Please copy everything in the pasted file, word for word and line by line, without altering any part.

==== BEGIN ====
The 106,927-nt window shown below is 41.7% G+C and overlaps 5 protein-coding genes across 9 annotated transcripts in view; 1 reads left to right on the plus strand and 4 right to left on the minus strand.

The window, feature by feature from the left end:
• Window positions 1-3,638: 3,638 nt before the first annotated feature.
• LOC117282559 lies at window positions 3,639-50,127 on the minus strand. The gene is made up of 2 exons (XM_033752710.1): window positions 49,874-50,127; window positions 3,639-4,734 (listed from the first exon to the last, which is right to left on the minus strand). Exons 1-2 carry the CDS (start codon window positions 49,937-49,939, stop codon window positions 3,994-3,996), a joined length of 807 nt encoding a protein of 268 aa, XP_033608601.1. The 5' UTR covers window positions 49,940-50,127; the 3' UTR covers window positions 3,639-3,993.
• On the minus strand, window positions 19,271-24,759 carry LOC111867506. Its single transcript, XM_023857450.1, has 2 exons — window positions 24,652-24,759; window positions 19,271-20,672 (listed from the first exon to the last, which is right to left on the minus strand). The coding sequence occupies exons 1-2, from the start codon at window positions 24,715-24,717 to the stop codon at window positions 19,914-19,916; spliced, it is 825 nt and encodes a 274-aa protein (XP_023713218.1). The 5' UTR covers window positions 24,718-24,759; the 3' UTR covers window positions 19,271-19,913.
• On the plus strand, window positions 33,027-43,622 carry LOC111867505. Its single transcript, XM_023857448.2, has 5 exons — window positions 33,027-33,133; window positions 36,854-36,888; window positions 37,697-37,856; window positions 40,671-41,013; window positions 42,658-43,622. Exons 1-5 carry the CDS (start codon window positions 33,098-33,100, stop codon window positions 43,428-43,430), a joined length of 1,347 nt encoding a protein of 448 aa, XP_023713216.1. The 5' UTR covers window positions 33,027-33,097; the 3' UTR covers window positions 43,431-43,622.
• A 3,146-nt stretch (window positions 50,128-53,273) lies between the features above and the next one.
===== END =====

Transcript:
The 106,927-nt window shown below is 41.7% G+C and overlaps 5 protein-coding genes across 9 annotated transcripts in view; 1 reads left to right on the plus strand and 4 right to left on the minus strand.

The window, feature by feature from the left end:
• Window positions 1-3,638: 3,638 nt before the first annotated feature.
• LOC117282559 lies at window positions 3,639-50,127 on the minus strand. The gene is made up of 2 exons (XM_033752710.1): window positions 49,874-50,127; window positions 3,639-4,734 (listed from the first exon to the last, which is right to left on the minus strand). Exons 1-2 carry the CDS (start codon window positions 49,937-49,939, stop codon window positions 3,994-3,996), a joined length of 807 nt encoding a protein of 268 aa, XP_033608601.1. The 5' UTR covers window positions 49,940-50,127; the 3' UTR covers window positions 3,639-3,993.
• On the minus strand, window positions 19,271-24,759 carry LOC111867506. Its single transcript, XM_023857450.1, has 2 exons — window positions 24,652-24,759; window positions 19,271-20,672 (listed from the first exon to the last, which is right to left on the minus strand). The coding sequence occupies exons 1-2, from the start codon at window positions 24,715-24,717 to the stop codon at window positions 19,914-19,916; spliced, it is 825 nt and encodes a 274-aa protein (XP_023713218.1). The 5' UTR covers window positions 24,718-24,759; the 3' UTR covers window positions 19,271-19,913.
• On the plus strand, window positions 33,027-43,622 carry LOC111867505. Its single transcript, XM_023857448.2, has 5 exons — window positions 33,027-33,133; window positions 36,854-36,888; window positions 37,697-37,856; window positions 40,671-41,013; window positions 42,658-43,622. Exons 1-5 carry the CDS (start codon window positions 33,098-33,100, stop codon window positions 43,428-43,430), a joined length of 1,347 nt encoding a protein of 448 aa, XP_023713216.1. The 5' UTR covers window positions 33,027-33,097; the 3' UTR covers window positions 43,431-43,622.
• A 3,146-nt stretch (window positions 50,128-53,273) lies between the features above and the next one.